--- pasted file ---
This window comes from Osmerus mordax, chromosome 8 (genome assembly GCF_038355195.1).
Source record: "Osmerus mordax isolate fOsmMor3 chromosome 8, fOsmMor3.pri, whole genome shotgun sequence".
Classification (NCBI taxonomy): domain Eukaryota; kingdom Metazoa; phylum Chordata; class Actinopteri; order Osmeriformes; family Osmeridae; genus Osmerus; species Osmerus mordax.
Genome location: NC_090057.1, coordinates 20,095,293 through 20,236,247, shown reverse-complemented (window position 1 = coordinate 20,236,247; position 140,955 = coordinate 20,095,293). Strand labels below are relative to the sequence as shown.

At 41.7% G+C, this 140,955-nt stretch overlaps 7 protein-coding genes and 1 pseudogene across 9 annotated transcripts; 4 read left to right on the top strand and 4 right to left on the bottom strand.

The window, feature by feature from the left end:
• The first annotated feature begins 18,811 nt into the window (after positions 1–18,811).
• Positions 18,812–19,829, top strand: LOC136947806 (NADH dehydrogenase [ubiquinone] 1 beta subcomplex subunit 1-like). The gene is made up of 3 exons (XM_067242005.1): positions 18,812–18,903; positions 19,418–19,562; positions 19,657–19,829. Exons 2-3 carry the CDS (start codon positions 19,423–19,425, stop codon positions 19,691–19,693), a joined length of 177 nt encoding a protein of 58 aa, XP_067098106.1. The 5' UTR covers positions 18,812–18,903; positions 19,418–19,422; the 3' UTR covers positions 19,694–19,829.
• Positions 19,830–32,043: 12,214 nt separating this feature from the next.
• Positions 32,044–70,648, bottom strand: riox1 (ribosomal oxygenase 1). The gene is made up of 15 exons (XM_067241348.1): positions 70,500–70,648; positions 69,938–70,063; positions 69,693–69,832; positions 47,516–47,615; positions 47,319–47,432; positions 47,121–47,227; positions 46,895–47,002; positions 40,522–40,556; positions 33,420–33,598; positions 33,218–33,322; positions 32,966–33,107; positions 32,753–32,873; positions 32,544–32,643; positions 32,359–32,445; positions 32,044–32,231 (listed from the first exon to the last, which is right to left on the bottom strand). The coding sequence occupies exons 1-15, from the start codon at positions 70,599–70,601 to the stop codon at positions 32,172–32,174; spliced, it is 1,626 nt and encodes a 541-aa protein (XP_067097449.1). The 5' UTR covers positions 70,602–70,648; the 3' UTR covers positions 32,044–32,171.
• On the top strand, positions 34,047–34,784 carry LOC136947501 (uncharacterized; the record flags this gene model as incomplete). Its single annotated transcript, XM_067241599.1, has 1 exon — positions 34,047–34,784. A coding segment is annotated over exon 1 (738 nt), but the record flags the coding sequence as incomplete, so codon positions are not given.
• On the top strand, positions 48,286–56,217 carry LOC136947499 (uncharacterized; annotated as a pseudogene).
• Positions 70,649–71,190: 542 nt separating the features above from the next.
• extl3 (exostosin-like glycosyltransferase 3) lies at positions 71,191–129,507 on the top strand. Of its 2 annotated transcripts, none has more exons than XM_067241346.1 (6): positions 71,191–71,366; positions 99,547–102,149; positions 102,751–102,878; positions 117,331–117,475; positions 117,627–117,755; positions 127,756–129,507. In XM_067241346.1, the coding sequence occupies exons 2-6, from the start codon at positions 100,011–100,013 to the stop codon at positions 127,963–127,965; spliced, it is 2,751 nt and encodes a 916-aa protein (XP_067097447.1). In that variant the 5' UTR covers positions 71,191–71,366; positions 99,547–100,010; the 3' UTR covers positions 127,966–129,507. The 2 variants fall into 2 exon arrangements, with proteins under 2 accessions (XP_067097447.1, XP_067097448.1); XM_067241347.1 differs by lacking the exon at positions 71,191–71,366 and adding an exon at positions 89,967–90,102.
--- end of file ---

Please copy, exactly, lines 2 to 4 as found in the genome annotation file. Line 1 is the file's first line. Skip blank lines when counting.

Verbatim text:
Source record: "Osmerus mordax isolate fOsmMor3 chromosome 8, fOsmMor3.pri, whole genome shotgun sequence".
Classification (NCBI taxonomy): domain Eukaryota; kingdom Metazoa; phylum Chordata; class Actinopteri; order Osmeriformes; family Osmeridae; genus Osmerus; species Osmerus mordax.
Genome location: NC_090057.1, coordinates 20,095,293 through 20,236,247, shown reverse-complemented (window position 1 = coordinate 20,236,247; position 140,955 = coordinate 20,095,293). Strand labels below are relative to the sequence as shown.